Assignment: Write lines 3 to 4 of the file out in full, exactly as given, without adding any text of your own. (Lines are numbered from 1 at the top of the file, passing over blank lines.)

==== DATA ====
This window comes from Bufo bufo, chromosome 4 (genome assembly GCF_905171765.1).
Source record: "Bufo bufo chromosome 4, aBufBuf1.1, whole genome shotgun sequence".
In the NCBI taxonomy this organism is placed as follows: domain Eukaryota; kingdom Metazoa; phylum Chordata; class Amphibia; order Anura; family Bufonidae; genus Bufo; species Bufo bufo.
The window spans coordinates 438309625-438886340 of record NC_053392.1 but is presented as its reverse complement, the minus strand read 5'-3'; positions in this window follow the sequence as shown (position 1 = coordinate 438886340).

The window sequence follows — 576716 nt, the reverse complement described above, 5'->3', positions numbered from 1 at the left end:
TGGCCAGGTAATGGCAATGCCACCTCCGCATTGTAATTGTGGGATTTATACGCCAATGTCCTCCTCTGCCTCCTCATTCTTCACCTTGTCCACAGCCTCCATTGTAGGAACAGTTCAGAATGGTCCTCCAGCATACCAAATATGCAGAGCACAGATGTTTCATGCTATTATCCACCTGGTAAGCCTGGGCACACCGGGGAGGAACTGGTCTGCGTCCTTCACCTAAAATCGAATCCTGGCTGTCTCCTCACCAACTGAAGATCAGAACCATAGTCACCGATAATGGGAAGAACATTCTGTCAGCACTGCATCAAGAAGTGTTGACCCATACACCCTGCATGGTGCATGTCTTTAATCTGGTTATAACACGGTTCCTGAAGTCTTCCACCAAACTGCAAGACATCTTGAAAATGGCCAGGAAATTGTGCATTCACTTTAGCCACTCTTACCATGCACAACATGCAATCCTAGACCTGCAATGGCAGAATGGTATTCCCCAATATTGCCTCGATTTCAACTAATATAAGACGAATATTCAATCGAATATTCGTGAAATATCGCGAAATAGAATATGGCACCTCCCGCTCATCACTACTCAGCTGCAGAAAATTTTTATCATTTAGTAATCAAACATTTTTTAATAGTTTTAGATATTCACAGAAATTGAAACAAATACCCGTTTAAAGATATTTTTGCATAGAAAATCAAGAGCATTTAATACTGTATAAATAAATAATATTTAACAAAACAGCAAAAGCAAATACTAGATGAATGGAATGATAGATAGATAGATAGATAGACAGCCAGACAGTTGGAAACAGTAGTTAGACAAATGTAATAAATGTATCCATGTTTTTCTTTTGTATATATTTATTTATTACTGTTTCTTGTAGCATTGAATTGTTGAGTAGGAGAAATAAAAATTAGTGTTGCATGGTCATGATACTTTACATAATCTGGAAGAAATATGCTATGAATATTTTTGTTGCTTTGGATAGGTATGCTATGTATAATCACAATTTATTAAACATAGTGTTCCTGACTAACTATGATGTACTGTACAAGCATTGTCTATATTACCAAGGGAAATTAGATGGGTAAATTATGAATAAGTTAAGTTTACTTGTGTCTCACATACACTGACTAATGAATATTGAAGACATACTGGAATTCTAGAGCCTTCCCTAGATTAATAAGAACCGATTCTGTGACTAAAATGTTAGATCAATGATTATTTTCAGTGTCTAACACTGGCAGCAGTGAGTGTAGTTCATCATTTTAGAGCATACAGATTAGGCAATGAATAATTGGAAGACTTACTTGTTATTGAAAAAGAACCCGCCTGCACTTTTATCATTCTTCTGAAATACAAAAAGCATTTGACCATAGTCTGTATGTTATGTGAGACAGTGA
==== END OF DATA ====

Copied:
In the NCBI taxonomy this organism is placed as follows: domain Eukaryota; kingdom Metazoa; phylum Chordata; class Amphibia; order Anura; family Bufonidae; genus Bufo; species Bufo bufo.
The window spans coordinates 438309625-438886340 of record NC_053392.1 but is presented as its reverse complement, the minus strand read 5'-3'; positions in this window follow the sequence as shown (position 1 = coordinate 438886340).